By Adnan R Amin
It’s long been contended, debated and then established that insights occupy a central position in the branding exercise. By the same token, it should be central to the planning of (social and) development communications. While in the first case (subsequently called ‘brand insights’), the role of the insight is to get the consumers to part with money, time & brand-association – in the latter case (subsequently called ‘people insights’) it reaches for real lifestyle choices. It seeks to understand fundamental behaviors that have personal and social ramifications. If anything, development communication needs stronger, more relevant insights to drive behavior change in its audience.
But in reality, development communications often end up talking about the project, the donor / implementer, project activities or global statistics. Such campaigns and materials too frequently fail to address people’s needs because they ignore or bypass real insights. This is the central theme of this summary.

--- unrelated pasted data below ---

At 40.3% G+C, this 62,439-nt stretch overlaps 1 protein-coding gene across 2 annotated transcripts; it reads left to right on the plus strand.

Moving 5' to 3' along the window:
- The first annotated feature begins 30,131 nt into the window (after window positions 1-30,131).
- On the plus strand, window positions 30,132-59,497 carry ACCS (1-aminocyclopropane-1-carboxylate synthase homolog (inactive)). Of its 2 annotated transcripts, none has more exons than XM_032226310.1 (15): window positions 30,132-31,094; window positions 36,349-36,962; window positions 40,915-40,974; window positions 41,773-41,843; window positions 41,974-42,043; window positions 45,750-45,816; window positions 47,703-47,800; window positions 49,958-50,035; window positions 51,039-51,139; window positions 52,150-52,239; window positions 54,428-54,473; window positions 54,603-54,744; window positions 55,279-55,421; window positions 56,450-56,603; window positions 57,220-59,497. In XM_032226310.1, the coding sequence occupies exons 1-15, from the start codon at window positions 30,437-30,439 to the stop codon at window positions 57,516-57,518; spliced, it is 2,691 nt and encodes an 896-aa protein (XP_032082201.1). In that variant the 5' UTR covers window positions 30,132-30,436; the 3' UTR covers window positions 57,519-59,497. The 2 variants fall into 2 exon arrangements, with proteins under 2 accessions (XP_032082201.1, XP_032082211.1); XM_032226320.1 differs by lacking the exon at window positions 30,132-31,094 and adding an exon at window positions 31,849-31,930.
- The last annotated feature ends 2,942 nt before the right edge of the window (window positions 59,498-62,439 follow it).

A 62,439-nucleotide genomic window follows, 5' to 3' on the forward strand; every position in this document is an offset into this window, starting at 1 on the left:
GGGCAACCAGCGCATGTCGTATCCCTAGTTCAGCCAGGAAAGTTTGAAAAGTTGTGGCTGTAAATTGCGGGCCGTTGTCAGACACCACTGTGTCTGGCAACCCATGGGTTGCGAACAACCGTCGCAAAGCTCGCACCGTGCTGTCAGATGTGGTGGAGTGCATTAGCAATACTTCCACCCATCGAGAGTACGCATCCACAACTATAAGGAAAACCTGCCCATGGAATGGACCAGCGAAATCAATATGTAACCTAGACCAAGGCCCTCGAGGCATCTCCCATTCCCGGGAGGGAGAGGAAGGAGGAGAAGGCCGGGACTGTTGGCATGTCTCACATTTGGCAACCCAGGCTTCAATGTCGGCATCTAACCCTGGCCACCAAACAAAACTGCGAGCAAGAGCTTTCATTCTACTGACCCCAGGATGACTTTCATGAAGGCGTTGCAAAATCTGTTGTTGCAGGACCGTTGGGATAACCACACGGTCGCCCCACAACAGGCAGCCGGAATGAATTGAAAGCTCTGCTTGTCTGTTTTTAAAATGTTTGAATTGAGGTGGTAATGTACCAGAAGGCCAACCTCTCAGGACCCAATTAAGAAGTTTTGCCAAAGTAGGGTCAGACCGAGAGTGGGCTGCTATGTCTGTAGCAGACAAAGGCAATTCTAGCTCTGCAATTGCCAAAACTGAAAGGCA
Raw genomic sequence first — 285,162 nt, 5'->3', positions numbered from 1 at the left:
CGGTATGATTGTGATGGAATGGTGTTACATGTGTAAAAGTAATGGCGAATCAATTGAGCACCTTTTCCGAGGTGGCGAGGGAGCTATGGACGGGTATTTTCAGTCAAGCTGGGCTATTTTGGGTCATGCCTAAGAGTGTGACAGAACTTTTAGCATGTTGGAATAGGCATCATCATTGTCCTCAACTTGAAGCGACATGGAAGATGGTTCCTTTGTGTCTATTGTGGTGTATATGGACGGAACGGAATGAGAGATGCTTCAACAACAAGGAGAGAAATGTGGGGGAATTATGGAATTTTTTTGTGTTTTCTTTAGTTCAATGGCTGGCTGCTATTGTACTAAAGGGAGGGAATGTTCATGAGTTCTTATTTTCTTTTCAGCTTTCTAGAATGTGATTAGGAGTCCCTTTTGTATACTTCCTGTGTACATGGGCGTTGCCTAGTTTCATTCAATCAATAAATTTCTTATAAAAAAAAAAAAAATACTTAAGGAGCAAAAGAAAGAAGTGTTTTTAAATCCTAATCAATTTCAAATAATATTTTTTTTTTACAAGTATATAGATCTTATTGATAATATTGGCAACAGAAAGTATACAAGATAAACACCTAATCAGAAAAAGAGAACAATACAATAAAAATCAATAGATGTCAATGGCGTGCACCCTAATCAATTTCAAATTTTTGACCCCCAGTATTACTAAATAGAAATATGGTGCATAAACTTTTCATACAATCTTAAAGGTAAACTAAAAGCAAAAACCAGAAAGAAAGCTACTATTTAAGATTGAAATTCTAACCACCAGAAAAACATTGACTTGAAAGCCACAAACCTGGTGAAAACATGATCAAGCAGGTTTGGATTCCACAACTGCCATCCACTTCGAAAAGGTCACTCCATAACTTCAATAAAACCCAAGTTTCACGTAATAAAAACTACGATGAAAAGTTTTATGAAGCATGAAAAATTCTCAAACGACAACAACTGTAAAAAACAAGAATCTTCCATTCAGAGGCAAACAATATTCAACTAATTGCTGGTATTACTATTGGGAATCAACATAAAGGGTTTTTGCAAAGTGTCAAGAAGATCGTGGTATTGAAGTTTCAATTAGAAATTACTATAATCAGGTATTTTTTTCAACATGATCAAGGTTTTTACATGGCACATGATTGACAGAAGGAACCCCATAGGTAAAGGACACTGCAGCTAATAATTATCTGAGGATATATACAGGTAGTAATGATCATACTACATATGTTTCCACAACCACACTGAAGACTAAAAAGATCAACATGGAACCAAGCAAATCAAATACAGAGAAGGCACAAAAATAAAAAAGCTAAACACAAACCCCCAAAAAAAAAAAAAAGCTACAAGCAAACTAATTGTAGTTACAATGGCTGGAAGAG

What Are Insights?
Insights are just profound truths about people, society and their relationship – that can bind a brand or a piece of communication to its intended audience. So, a great insight is a ‘deep discovery’ about our consumer / audience that can be leveraged to change behavior. It should be remembered that insight mining is distinctly different from data-mining. I’ve found that a good insight always seems so-obvious-that-its-not-even-funny! And that has become its biggest criticism – despite the proven track-record.
How Commercial Brands Use Insights